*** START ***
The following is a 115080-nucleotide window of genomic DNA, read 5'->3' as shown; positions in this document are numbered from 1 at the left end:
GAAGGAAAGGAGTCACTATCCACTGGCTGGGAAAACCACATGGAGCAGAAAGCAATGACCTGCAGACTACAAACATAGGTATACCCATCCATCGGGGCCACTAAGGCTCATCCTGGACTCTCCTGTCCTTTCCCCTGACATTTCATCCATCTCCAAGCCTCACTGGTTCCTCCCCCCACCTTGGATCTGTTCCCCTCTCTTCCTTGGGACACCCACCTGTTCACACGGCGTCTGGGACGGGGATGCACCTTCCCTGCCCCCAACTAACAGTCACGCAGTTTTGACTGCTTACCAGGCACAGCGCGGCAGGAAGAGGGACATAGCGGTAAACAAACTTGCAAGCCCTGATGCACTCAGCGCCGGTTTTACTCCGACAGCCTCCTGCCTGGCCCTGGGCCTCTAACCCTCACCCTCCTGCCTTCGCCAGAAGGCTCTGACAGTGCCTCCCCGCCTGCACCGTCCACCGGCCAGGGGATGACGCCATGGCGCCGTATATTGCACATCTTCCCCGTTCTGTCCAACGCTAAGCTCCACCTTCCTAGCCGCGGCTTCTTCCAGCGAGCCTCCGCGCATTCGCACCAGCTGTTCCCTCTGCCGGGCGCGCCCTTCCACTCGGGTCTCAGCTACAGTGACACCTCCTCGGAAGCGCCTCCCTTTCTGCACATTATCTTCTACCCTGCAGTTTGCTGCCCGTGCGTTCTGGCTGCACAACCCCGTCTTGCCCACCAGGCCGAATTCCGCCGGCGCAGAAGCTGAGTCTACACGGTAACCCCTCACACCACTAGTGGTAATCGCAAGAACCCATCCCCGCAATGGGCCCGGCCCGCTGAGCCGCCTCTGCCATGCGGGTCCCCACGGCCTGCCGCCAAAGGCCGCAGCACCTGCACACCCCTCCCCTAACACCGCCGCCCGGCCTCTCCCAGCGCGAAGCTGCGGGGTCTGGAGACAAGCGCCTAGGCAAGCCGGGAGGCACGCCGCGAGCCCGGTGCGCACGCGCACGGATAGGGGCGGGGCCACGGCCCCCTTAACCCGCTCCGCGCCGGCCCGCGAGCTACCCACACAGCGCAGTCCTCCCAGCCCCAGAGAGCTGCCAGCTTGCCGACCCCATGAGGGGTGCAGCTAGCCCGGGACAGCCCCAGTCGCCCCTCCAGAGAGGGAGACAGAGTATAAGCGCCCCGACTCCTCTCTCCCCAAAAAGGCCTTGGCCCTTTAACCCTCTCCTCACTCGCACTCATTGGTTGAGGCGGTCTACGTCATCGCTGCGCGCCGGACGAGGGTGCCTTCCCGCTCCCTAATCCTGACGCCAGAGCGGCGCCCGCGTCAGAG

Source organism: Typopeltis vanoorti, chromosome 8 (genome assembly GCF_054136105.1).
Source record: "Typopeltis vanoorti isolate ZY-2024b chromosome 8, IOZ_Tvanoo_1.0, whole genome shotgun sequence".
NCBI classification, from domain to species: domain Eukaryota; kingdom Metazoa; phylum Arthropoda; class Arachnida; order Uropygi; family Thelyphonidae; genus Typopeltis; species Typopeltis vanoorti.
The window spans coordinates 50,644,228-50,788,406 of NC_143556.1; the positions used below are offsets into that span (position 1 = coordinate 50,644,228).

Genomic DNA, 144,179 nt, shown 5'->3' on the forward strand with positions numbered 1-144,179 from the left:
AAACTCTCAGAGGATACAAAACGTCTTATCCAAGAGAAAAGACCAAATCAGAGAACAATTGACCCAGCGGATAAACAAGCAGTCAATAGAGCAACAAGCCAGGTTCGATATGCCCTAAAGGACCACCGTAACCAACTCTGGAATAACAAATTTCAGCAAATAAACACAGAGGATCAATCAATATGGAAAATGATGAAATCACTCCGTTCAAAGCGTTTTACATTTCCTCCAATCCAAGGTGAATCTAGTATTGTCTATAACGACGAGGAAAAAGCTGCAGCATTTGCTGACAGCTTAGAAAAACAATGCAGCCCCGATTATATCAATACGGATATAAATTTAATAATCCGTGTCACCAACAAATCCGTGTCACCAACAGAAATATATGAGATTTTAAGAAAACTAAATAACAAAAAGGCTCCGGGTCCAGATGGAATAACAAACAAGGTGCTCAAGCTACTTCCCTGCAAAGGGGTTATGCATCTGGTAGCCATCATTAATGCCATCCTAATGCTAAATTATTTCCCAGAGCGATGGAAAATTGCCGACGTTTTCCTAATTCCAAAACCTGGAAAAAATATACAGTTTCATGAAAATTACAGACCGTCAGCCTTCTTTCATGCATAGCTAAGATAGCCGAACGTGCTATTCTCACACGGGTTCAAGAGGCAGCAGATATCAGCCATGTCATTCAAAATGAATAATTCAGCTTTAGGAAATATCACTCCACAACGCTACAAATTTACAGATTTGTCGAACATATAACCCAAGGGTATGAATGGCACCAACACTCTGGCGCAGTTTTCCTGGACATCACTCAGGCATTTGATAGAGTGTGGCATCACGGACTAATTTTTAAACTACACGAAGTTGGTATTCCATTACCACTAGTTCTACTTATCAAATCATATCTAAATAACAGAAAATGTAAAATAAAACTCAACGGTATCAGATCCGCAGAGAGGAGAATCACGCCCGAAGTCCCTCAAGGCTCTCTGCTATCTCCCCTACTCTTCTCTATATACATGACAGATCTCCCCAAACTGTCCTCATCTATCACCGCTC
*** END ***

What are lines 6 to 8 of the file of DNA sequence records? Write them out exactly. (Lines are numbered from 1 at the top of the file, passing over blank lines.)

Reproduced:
The window spans coordinates 50,644,228-50,788,406 of NC_143556.1; the positions used below are offsets into that span (position 1 = coordinate 50,644,228).

Genomic DNA, 144,179 nt, shown 5'->3' on the forward strand with positions numbered 1-144,179 from the left:
AAACTCTCAGAGGATACAAAACGTCTTATCCAAGAGAAAAGACCAAATCAGAGAACAATTGACCCAGCGGATAAACAAGCAGTCAATAGAGCAACAAGCCAGGTTCGATATGCCCTAAAGGACCACCGTAACCAACTCTGGAATAACAAATTTCAGCAAATAAACACAGAGGATCAATCAATATGGAAAATGATGAAATCACTCCGTTCAAAGCGTTTTACATTTCCTCCAATCCAAGGTGAATCTAGTATTGTCTATAACGACGAGGAAAAAGCTGCAGCATTTGCTGACAGCTTAGAAAAACAATGCAGCCCCGATTATATCAATACGGATATAAATTTAATAATCCGTGTCACCAACAAATCCGTGTCACCAACAGAAATATATGAGATTTTAAGAAAACTAAATAACAAAAAGGCTCCGGGTCCAGATGGAATAACAAACAAGGTGCTCAAGCTACTTCCCTGCAAAGGGGTTATGCATCTGGTAGCCATCATTAATGCCATCCTAATGCTAAATTATTTCCCAGAGCGATGGAAAATTGCCGACGTTTTCCTAATTCCAAAACCTGGAAAAAATATACAGTTTCATGAAAATTACAGACCGTCAGCCTTCTTTCATGCATAGCTAAGATAGCCGAACGTGCTATTCTCACACGGGTTCAAGAGGCAGCAGATATCAGCCATGTCATTCAAAATGAATAATTCAGCTTTAGGAAATATCACTCCACAACGCTACAAATTTACAGATTTGTCGAACATATAACCCAAGGGTATGAATGGCACCAACACTCTGGCGCAGTTTTCCTGGACATCACTCAGGCATTTGATAGAGTGTGGCATCACGGACTAATTTTTAAACTACACGAAGTTGGTATTCCATTACCACTAGTTCTACTTATCAAATCATATCTAAATAACAGAAAATGTAAAATAAAACTCAACGGTATCAGATCCGCAGAGAGGAGAATCACGCCCGAAGTCCCTCAAGGCTCTCTGCTATCTCCCCTACTCTTCTCTATATACATGACAGATCTCCCCAAACTGTCCTCATCTATCACCGCTC